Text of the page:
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The Uniqueness of Liver Disease Care: Managing PBC

The Uniqueness of Liver Disease Care: Managing PBC

April Morris has spent 13 years working with liver disease patients. From being a sub-investigator on several clinical trials, to developing medications to treat and improve various liver conditions, she's immersed in everything liver health.

Primary Biliary Cholangitis (PBC)

When you step into a career as a health care professional, there are many paths you can take. The type of care required from one specialty to the next may have some overlap, but there's a reason why specialists exist – to provide the tailored care individuals require.

This type of tailored care is the norm for nurse practitioner April Morris. She's spent 13 years working specifically with liver disease patients. From being a sub-investigator on several clinical trials, to developing medications to treat and improve various liver conditions, she's immersed in everything liver health.

Throughout her career, Morris has seen many patients suffering from various types of liver disease – some that are commonly-known, and others that are unfamiliar to most patients at their diagnosis. Morris recently sat down with HealthyWomen to discuss her experience treating patients diagnosed with primary biliary cholangitis (PBC), a rare autoimmune liver disease that affects the bile ducts in the liver, and one that falls into the "unfamiliar" category above.

PBC is unique in that it can sometimes take years to present symptoms and is often misdiagnosed. Having seen numerous PBC patients over the years, Morris shares her insights on how to provide the best care for PBC patients, because health care is never "one-size-fits-all."

Q: What have you noticed about PBC patients?

Morris: Most of the PBC patients I have come across are very sharp and really take the effort to educate themselves about this relatively uncommon disease. They quickly realize that this is a lifelong liver disease that could affect their quality of life, so they often proactively search for ways to combat this rare disease and connect with others who have PBC for support and guidance. From my experience, PBC patients usually ask many questions and make sure they have a good understanding of their disease.

Q: What are some of the challenges of caring for PBC patients?

Morris: Two of the most common symptoms of PBC—pruritus (itching of the skin) and fatigue—can lead to depression when severely expressed. Because no two patients are the same, helping them find ways to lessen the intensity of these symptoms can sometimes be difficult. Not impossible, but often there isn't a clear formula to follow. I usually try to help my patients by discussing potential coping strategies with them, such as:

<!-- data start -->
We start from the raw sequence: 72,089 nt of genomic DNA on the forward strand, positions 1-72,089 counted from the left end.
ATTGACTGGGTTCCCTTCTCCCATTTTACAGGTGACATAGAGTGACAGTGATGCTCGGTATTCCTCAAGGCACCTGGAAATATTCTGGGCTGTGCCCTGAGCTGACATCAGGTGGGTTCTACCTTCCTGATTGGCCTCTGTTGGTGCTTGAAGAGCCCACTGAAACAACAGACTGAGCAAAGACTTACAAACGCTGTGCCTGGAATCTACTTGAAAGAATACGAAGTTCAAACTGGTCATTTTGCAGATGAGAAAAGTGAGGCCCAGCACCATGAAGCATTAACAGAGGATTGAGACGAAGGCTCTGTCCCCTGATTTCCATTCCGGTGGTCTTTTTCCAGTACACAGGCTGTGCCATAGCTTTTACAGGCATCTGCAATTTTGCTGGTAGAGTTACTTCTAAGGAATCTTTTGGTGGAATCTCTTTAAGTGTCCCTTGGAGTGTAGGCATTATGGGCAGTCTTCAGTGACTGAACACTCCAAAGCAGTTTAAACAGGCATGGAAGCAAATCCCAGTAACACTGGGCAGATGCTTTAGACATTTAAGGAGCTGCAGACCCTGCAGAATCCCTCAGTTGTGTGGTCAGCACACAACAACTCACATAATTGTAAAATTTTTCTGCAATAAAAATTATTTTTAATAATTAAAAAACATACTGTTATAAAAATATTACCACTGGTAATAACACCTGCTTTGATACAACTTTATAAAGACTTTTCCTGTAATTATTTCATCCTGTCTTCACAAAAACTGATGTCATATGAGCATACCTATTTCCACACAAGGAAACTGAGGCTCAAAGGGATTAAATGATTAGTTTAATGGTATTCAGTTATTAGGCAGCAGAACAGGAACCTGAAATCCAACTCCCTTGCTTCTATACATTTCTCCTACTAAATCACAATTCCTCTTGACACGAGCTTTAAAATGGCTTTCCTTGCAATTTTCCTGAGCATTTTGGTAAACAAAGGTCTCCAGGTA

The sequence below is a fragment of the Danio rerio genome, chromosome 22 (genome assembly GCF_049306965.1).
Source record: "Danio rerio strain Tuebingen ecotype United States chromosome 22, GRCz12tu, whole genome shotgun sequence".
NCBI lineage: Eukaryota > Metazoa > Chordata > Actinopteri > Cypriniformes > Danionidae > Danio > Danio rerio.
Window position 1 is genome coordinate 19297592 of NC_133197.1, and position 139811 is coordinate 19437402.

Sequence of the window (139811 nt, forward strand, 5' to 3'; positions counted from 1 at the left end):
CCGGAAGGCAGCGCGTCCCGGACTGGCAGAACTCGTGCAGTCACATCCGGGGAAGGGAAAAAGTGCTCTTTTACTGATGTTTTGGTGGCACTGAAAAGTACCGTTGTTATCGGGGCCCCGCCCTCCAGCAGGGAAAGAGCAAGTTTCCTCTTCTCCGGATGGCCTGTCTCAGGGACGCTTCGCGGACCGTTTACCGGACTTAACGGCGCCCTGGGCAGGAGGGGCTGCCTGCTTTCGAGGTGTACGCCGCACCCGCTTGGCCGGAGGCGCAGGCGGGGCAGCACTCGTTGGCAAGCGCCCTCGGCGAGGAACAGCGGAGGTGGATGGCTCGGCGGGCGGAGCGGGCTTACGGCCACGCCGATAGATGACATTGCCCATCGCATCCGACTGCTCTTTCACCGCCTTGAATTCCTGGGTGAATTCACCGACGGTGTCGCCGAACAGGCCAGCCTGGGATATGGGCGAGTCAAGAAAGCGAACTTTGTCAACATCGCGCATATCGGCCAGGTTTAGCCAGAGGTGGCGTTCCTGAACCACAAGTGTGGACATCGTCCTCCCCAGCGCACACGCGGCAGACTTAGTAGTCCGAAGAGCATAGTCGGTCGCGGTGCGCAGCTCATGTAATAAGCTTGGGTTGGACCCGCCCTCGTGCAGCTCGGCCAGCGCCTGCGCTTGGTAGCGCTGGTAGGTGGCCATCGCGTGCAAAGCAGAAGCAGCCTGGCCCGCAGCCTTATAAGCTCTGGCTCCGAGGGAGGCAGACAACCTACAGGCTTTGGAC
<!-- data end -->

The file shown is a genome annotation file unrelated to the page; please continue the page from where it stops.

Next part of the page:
• Avoiding naps during the day, even if they are tired, so they can have more restful sleep at night.
  • Exercising, even if they think they don't have energy, because the mental benefits are just as powerful as the physical benefits.
  • Exploring over-the-counter medication, which for some may include several treatments, to help with pruritus; of course, patients should discuss taking any new medications directly with their health care professional first.

Q: What are some things that health care professionals can ask their PBC patients to do that can help improve their care?

Morris: Daily journal entries can reveal a lot about PBC patients. Ask them to track things like:

  • Food
  • Exercise
  • Fatigue level
  • Pruritus
  • Mood
  • Sleep

By looking for patterns in these details, sometimes we can uncover trends that will help manage some the most bothersome symptoms.

Additionally, I ask patients to keep track of their own alkaline phosphate levels (ALP), as it helps monitor the progression of the disease over time. Of course, health care professionals have this information, but I do encourage patients to keep their own log and to bring it to each appointment, so they can track along and feel empowered to manage their own health.

Q: What other tools or resources do you recommend for PBC patients?

Morris: I encourage PBC patients to utilize patient support groups and educational websites, if they aren't already doing so. The PBCers is a great support group that I've found to be very helpful for patients. Community members provide information and guidance to one another online and in person. Sometimes it's helpful to speak to someone who can personally relate to what you're going through. As an example, here is a great story about a woman who is living well with PBC that health care providers can share with their PBC patients.

This resource was created with support from Intercept Pharmaceuticals, Inc.

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